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python 2 to 3 converter


On Wed, Dec 11, 2019 at 1:57 AM songbird <songbird at anthive.com> wrote:
>
> Chris Angelico wrote:
> > On Tue, Dec 10, 2019 at 12:15 PM songbird <songbird at anthive.com> wrote:
> >>
> >> Chris Angelico wrote:
> >> ...
> >> >
> >> > Here's an example piece of code.
> >> >
> >> > sock = socket.socket(...)
> >> > name = input("Enter your username: ")
> >> > code = input("Enter the base64 code: ")
> >> > code = base64.b64decode(code)
> >> > sock.write("""GET /foo HTTP/1.0
> >> > Authentication: Demo %s/%s
> >> >
> >> > """ % (name, code))
> >> > match = re.search(r"#[A-Za-z0-9]+#", sock.read())
> >> > if match: print("Response: " + match.group(0))
> >> >
> >> > Your challenge: Figure out which of those strings should be a byte
> >> > string and which should be text. Or alternatively, prove that this is
> >> > a hard problem. There are only a finite number of types - two, to be
> >> > precise - so by your argument, this should be straightforward, right?
> >>
> >>   this isn't a process of looking at isolated code.  this
> >> is a process of looking at the code, but also the test cases
> >> or working examples.  so the inputs are known and the code
> >> itself gives clues about what it is expecting.
> >
> > Okay. The test cases are also written in Python, and they use
> > unadorned string literals to provide mock values for input() and the
> > socket response. Now what?
>
>   wouldn't there be clues in how that string is used in
> the program itself (either calls to converters or when
> the literal is assigned to some variable or used in a
> print statement)?
>
>
> > What if the test cases are entirely ASCII characters?
>
>   it all goes utf in that case and the string is not
> binary.
>
>
> > What if the test cases are NOT entirely ASCII characters?
>
>   if the program has more than one language then you may
> have to see what the character set falls into.  is it hex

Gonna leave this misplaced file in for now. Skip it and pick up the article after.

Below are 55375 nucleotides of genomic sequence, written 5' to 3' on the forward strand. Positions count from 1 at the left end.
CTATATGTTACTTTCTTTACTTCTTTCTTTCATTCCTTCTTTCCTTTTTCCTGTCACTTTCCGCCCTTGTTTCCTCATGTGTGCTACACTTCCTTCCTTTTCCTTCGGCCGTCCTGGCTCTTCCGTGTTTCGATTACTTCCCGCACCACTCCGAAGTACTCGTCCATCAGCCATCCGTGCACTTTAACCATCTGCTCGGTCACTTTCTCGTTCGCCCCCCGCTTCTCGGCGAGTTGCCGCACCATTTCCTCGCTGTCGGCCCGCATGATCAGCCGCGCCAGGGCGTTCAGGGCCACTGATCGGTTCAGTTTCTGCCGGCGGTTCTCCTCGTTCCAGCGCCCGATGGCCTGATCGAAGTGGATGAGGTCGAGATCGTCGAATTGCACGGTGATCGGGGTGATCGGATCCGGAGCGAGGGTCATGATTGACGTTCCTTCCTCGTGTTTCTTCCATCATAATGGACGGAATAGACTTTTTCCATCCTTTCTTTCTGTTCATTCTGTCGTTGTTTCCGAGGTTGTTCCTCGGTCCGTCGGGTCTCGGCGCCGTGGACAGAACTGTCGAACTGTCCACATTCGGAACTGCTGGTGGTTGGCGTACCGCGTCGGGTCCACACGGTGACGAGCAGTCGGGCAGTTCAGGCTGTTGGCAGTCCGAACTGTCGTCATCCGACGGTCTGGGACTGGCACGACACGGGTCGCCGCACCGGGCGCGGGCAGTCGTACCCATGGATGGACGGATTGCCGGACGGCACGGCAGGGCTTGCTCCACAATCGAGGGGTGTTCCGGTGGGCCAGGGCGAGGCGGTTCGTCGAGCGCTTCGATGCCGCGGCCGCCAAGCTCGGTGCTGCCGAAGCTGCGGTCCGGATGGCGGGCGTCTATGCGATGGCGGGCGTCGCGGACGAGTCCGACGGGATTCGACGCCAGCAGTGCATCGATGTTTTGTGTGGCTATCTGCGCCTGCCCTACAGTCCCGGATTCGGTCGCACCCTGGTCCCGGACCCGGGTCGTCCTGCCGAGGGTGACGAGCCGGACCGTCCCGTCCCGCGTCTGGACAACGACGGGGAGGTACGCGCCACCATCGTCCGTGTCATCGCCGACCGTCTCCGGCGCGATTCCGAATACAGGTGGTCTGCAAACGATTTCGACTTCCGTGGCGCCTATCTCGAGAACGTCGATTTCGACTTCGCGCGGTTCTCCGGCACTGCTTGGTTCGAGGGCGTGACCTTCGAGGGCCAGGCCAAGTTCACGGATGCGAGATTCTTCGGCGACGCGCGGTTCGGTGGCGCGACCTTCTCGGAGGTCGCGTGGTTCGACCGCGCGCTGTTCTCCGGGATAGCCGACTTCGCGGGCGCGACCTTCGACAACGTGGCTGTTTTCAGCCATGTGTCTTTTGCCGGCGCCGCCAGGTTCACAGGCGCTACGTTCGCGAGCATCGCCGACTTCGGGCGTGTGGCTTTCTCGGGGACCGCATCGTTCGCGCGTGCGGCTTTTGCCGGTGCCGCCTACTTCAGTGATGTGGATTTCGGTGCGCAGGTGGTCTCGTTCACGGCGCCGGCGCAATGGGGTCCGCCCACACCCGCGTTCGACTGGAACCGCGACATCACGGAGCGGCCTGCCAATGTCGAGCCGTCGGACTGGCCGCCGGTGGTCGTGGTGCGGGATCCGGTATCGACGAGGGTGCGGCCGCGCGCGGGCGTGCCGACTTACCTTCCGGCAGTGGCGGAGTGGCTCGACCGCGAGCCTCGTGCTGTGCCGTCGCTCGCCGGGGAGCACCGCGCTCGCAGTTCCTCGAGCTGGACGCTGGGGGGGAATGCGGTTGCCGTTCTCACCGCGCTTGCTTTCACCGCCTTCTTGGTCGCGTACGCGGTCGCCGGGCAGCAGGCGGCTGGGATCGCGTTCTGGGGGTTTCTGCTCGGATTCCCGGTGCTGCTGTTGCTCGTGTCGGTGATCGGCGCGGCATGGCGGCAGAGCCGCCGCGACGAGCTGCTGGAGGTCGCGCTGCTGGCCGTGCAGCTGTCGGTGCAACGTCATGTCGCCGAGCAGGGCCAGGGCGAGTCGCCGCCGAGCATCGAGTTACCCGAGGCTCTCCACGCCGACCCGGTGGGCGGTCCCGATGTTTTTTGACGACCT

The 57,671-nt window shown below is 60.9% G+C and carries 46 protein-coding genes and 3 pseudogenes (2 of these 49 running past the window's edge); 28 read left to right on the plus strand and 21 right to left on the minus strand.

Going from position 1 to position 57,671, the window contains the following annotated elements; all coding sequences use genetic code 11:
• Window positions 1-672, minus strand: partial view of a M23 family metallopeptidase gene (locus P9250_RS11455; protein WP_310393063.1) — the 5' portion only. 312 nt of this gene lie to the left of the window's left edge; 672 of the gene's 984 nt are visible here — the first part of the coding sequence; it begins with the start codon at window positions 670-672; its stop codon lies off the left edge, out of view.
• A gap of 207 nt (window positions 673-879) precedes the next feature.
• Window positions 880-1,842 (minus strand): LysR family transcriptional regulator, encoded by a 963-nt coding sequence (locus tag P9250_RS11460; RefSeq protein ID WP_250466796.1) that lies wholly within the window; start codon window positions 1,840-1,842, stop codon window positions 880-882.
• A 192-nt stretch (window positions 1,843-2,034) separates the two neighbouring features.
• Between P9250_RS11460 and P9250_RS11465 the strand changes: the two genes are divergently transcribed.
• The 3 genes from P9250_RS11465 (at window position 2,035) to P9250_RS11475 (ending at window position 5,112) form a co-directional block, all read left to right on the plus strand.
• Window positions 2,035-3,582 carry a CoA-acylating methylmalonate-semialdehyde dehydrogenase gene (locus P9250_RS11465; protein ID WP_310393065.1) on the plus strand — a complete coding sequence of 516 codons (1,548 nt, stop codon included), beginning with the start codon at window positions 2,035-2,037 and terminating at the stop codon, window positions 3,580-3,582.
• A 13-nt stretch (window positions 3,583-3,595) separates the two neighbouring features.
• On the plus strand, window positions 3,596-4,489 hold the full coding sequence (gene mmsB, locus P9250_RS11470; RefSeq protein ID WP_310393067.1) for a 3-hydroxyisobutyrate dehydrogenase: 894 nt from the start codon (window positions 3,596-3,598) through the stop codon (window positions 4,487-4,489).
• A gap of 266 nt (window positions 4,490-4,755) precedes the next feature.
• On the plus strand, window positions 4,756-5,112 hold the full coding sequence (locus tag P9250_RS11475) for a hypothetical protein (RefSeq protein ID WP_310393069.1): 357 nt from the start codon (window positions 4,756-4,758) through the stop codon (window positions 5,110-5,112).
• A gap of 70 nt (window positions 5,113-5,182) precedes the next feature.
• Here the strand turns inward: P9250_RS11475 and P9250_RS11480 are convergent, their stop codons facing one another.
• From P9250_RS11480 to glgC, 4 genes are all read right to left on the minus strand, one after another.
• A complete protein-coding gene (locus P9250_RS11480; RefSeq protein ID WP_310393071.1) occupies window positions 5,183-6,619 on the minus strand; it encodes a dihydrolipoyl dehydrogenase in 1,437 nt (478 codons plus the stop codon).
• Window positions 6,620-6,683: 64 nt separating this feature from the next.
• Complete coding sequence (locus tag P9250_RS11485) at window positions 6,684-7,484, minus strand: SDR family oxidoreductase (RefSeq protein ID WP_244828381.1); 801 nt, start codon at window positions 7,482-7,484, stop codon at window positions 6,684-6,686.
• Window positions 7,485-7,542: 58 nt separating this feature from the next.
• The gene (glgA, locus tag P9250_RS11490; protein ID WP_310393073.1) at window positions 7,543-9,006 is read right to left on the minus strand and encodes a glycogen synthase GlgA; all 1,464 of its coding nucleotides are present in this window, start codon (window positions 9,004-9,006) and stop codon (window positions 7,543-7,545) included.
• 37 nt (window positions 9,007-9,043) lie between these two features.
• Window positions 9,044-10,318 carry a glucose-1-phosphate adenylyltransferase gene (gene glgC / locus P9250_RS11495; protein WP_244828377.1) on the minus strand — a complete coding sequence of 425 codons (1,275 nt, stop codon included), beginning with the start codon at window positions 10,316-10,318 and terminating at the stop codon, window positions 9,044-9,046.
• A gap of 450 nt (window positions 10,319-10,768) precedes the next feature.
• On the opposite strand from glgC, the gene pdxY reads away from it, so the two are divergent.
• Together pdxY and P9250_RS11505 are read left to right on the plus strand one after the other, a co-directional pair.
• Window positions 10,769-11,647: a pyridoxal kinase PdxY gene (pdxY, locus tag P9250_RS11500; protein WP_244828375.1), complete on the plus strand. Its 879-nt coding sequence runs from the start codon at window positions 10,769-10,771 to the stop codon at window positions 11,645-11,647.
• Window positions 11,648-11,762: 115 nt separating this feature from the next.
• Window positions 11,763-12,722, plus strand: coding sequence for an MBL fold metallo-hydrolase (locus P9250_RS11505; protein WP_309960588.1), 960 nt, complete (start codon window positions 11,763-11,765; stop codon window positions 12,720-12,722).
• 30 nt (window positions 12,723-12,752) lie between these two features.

> it it octal or binary or some language.  i'd guess there
> will be clues in the code as to how that string is used
> later.
>
>
> >>   regular expressions can be matched in finite time as well
> >> as a fixed length text of any type can be scanned as a match
> >> or rejected.
> >>
> >>   if you examined a thousand uses of match and found the
> >> pattern used above and then examined what those programs did
> >> with that match what would you select as the first type, the
> >> one used the most first, if that doesn't work go with the 2nd,
> >> etc.
> >>
> >
> > That's not really the point. Are your regular expressions working with
> > text or bytes? Does your socket return text or bytes?
>
>   clues in the program again.  you're not limited to looking
> only at the string itself, but the context of the entire
> program.  i'm sure patterns are there to be found if you
> can scan enough programs they'll start showing up.  once
> you've found a viable pattern then you have a way to
> generate a test case to see if it works or not.
>
>
> > I've deliberately chosen these examples because they are hard. And I
> > didn't even get into an extremely hard problem, with the inclusion of
> > text inside binary data inside of text inside of bytes. (It does
> > happen.)
> >
> > These problems are fundamentally hard because there is insufficient
> > information in the source code alone to determine the programmer's
> > intent.
>
>   that is why we would be running the program itself and
> examining test case results.
>
>   none of these programs run in isolation, information is
> known what they expect as input or produce as output.
>

Go do it. Then come back and revisit your assumptions here.

ChrisA